- Vocal cord polyps and nodule surgery
Nodules and polyps are growths on your vocal folds which can change the way your voice sounds. They generally develop in the vocal cords of those with significant vocal demands such as singers or teachers, or anyone who overuses their voice. While it may be helpful to assess whether voice use patterns are contributing to the development of the problem, treatment usually involves surgery.
Surgery for vocal cord disorders such as polyps, cysts, Reinke’s oedema and nodules, is usually done by a specialist such as Dr van Lierop using microsurgical techniques because optimal voice outcomes can only be achieved with an ENT surgeon who has specialized equipment, training and experience operating on the delicate vocal cords. Surgery done on the vocal cords is known as phonosurgery. When microsurgical tools are used, it is known as phonomicrosurgery.
Phonomicrosurgery is performed under general anaesthetic in a hospital. During this surgery, microsurgical instruments are used with the help of a microscope to visualise the vocal cords. The growths and lesions found on the vibratory edge of the vocal fold are then carefully removed, helping improve voice function and regain voice quality. You can expect some pain after surgery, but pain medication will be prescribed to help with this. It is vital that you do not speak or use your voice for at least 48-72 hours after the procedure to allow for the vocal cords to heal.
- Cancers of the mouth and throat
Just like any other part of the body, cancer can develop in the oral cavity (mouth) and the upper part of the throat (pharynx). The oral cavity, otherwise known as the oropharynx, includes the lips, lining of the cheeks, teeth, gums, tongue, the floor of the mouth, the back of the throat including the tonsils, the hard and soft palate and the salivary glands. All these areas play a vital role in our ability to breathe, talk, chew and swallow.
Tumours can develop in the mouth (oral cancer) and throat (oropharyngeal cancer) and may be cancerous or benign. Those that are cancerous (malignant) can cause a range of complications and may begin to spread through the lymph nodes. Depending on the location, stage and type of tumour, your ENT specialist will play a vital role in the treatment of various types of cancers that affect the mouth and throat. Depending on the specifics of your case, treatment may involve surgery, chemotherapy, radiation therapy or a combination of these treatments. In some cases, reconstructive surgery may be needed thereafter. The lymph nodes in the neck may also be removed to prevent the spreading of cancer.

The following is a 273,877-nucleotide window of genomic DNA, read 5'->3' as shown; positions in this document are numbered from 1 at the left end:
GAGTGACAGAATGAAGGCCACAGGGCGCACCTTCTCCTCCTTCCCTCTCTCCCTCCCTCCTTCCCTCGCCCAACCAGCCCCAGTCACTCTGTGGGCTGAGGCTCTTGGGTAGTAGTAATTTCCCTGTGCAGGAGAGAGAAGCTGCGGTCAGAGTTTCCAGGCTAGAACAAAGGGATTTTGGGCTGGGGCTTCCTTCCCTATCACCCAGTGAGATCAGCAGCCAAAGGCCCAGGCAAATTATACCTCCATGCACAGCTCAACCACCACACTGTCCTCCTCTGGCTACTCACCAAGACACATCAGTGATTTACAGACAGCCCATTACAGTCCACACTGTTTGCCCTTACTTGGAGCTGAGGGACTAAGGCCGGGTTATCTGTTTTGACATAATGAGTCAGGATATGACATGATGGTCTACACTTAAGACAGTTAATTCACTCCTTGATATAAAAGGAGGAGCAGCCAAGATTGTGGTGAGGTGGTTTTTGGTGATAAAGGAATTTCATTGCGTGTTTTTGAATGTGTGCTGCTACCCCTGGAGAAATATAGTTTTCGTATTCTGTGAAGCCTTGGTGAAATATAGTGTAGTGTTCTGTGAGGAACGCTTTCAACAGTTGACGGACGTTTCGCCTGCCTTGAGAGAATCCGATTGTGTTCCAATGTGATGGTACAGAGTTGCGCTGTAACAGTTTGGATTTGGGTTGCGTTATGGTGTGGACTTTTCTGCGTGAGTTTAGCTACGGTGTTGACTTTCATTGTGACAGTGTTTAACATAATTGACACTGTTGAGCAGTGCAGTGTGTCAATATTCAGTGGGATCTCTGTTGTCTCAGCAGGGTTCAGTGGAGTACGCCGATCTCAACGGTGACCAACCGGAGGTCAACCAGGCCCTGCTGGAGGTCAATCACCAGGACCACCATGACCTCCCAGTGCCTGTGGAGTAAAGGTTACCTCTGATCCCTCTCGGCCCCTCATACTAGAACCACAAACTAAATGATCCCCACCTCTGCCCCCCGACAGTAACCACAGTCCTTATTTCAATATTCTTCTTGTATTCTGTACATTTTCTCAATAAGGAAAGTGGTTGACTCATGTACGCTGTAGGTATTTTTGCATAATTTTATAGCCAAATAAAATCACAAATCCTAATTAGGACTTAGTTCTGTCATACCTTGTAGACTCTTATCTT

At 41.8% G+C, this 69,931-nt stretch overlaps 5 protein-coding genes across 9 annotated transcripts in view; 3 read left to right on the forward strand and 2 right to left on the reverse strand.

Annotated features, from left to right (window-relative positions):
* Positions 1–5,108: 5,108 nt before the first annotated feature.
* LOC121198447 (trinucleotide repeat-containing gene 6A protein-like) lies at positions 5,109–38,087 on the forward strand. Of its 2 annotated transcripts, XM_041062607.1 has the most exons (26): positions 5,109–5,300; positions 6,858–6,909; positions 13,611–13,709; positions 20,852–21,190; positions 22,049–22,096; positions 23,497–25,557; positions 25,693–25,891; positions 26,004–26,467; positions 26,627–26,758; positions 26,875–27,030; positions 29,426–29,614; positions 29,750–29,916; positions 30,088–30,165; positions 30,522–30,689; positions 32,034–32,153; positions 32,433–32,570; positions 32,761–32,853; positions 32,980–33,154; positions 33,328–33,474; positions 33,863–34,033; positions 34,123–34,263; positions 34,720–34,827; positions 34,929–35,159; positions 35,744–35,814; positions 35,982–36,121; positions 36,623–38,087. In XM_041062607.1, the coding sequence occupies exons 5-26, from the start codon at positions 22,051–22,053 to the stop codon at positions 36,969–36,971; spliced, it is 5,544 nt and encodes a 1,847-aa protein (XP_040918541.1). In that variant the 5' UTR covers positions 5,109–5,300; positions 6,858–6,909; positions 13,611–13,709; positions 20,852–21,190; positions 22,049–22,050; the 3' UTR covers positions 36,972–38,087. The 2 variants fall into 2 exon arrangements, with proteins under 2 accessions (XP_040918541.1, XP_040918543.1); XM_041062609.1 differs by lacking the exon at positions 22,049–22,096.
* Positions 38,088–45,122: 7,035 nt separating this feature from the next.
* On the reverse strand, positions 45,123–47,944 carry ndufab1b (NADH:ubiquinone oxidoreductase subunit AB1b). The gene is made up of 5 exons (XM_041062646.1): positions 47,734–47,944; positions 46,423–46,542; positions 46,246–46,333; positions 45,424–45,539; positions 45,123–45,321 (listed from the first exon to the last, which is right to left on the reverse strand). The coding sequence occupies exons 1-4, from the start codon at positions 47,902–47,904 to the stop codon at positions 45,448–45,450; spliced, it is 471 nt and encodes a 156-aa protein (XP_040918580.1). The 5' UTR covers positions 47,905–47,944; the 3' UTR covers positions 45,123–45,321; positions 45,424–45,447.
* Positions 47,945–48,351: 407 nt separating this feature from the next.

A parotidectomy is the removal of part or all of the parotid gland, which is the largest of the salivary glands situated on either side of the face, below each ear branching forward. A parotidectomy may be needed for a tumour of this salivary gland. While most parotid tumours are benign (not cancerous), surgery may be needed to treat some cases of salivary cancer or non-cancerous conditions like chronic infection or obstruction of the salivary gland. Due to the anatomy of the facial nerves near the parotid gland, surgery is handled by an experienced ENT surgeon such as Dr van Lierop to avoid injury to these fragile structures.
Surgery is done under general anaesthesia using a special monitor that indicates when a nerve is stimulated so that injury can be avoided. Your doctor may then choose to do a superficial, total or radical parotidectomy. During the surgery, an incision is made just in front of the ear, in a natural skin crease to hide the scar. The parotid gland is then accessed. A superficial parotidectomy, otherwise known as a partial parotidectomy involves the resection of the parotid gland superficial to the facial nerve, while total parotidectomy is done to remove the entire parotid gland, including the superficial and deep lobe. When the gland, along with the facial nerve is resected, it is known as a radical parotidectomy. A drain will be placed to drain excess fluid and blood and will usually be removed after 2 days. You may be discharged after a short hospital stay, depending on your recovery.
- Submandibular gland excision
The submandibular gland is one of the three major salivary glands, located immediately below the lower jaw. A submandibular gland excision is a surgical procedure in which the submandibular gland is removed. This may be necessary to remove stones in this gland causing obstruction, preventing saliva from being released which allows bacteria to grow. This can lead to pain and swelling of the gland, especially after meals. It may also be done to remove abnormal growths (either benign or malignant tumours) in the submandibular gland, or to treat infections that do not respond to medication.
For this procedure, you will be put under general anaesthetic before an incision is made just below the jawline. Dr van Lierop will then access the gland and carefully remove it. An incision may also be made inside the mouth to gain access to a stone from that angle. You can expect a drain to be placed to help with drainage of fluid, but this will be removed once you wake from the anaesthesia. Once discharged, you can expect a full recovery within a week of surgery.